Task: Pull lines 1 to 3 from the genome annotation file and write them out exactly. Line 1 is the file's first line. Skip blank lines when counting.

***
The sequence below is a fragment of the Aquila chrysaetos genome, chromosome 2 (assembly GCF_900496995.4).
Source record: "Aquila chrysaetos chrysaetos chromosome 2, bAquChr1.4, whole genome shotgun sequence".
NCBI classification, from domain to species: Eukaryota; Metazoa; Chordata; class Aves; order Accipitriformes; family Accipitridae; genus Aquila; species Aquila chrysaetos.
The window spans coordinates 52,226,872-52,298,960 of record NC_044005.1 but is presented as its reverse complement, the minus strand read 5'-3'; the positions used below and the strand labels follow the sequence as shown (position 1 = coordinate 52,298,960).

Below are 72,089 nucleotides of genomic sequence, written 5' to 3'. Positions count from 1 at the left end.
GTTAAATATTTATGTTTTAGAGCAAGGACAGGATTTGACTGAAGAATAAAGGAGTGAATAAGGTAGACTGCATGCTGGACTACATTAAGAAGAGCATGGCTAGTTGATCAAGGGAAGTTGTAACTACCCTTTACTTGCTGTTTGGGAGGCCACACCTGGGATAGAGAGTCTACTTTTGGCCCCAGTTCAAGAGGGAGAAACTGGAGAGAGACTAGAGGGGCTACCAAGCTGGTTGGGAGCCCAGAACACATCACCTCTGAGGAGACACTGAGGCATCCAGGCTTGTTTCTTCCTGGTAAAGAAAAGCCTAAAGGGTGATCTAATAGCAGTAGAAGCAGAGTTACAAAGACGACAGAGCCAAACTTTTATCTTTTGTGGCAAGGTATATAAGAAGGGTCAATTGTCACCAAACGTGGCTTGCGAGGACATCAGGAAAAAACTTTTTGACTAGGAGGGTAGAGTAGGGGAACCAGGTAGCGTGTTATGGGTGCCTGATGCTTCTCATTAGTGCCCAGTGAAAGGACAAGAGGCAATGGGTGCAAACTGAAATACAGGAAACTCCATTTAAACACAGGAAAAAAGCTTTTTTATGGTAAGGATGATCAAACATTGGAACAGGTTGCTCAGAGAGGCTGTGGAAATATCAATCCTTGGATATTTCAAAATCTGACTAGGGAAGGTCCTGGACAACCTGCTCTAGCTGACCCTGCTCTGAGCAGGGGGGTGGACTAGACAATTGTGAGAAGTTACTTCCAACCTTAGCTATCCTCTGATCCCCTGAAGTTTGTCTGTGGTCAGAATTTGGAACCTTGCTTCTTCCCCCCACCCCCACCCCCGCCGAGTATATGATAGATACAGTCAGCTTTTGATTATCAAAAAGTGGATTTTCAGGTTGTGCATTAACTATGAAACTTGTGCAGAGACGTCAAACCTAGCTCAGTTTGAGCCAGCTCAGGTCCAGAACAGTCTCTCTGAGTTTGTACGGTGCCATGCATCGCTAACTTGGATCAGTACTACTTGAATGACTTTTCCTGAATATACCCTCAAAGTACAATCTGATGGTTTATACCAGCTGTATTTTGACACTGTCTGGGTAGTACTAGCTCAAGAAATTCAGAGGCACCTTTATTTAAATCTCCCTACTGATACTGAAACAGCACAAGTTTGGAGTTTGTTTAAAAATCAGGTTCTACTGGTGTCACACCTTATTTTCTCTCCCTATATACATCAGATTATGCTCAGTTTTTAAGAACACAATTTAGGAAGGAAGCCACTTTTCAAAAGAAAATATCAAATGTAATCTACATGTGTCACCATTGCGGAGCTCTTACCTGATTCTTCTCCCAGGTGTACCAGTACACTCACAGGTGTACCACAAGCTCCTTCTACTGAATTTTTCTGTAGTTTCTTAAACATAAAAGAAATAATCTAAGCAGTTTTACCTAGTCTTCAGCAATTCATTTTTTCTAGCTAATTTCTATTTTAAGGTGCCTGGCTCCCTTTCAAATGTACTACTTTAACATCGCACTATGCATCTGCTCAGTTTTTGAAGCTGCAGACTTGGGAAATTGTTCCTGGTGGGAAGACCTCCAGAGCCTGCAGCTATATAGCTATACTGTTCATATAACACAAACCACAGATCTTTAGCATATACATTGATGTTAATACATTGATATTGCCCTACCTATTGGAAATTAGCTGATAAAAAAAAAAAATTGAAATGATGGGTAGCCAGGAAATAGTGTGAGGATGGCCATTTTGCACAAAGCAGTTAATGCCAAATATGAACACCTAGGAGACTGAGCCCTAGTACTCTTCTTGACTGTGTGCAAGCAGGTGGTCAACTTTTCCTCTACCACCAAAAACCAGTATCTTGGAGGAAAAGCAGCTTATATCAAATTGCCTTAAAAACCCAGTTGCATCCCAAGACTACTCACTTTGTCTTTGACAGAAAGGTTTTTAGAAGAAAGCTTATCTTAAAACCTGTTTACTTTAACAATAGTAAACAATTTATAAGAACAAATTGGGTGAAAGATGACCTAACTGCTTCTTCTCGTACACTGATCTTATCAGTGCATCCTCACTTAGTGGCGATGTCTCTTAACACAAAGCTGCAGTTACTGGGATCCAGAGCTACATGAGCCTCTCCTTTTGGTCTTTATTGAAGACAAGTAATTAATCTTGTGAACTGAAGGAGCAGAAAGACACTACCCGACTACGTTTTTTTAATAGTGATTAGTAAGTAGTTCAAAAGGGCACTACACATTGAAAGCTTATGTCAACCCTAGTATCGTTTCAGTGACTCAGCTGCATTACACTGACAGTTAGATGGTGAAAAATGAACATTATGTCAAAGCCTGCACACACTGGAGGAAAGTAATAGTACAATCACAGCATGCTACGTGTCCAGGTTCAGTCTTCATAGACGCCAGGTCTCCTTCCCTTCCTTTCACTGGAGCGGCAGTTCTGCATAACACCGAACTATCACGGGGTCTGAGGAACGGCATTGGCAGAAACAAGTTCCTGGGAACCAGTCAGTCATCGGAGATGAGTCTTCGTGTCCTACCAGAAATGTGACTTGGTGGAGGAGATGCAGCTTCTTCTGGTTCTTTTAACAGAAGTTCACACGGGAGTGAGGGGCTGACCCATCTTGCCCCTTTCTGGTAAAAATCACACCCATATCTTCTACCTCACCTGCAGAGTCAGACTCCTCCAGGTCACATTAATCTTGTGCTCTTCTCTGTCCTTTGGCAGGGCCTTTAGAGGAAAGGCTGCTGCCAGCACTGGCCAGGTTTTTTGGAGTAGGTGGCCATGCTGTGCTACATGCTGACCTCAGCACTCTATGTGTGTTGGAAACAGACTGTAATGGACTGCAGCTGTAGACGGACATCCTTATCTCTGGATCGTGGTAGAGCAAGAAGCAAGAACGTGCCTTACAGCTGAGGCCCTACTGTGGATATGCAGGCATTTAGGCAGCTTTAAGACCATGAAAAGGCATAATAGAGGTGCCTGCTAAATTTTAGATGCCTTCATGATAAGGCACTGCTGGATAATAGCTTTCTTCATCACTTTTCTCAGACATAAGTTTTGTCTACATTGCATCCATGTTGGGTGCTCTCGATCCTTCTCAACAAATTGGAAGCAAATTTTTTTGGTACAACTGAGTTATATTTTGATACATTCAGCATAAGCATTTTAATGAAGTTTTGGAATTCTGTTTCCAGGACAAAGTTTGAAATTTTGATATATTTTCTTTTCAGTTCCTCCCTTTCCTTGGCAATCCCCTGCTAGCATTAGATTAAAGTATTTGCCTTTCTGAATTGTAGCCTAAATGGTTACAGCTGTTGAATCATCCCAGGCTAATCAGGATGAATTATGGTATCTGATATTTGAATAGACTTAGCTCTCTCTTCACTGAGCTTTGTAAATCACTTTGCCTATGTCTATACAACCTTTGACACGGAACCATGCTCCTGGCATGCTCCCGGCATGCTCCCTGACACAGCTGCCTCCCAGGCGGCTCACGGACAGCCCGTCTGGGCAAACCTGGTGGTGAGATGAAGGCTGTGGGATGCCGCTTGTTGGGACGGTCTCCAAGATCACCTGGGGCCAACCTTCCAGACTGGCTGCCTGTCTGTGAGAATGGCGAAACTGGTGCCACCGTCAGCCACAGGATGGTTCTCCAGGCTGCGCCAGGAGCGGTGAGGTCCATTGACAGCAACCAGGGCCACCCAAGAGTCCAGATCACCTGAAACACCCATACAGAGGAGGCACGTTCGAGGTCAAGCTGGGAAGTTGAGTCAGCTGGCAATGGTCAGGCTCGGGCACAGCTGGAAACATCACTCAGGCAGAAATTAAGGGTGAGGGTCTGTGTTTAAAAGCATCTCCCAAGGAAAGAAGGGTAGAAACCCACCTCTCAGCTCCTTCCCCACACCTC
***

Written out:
The sequence below is a fragment of the Aquila chrysaetos genome, chromosome 2 (assembly GCF_900496995.4).
Source record: "Aquila chrysaetos chrysaetos chromosome 2, bAquChr1.4, whole genome shotgun sequence".
NCBI classification, from domain to species: Eukaryota; Metazoa; Chordata; class Aves; order Accipitriformes; family Accipitridae; genus Aquila; species Aquila chrysaetos.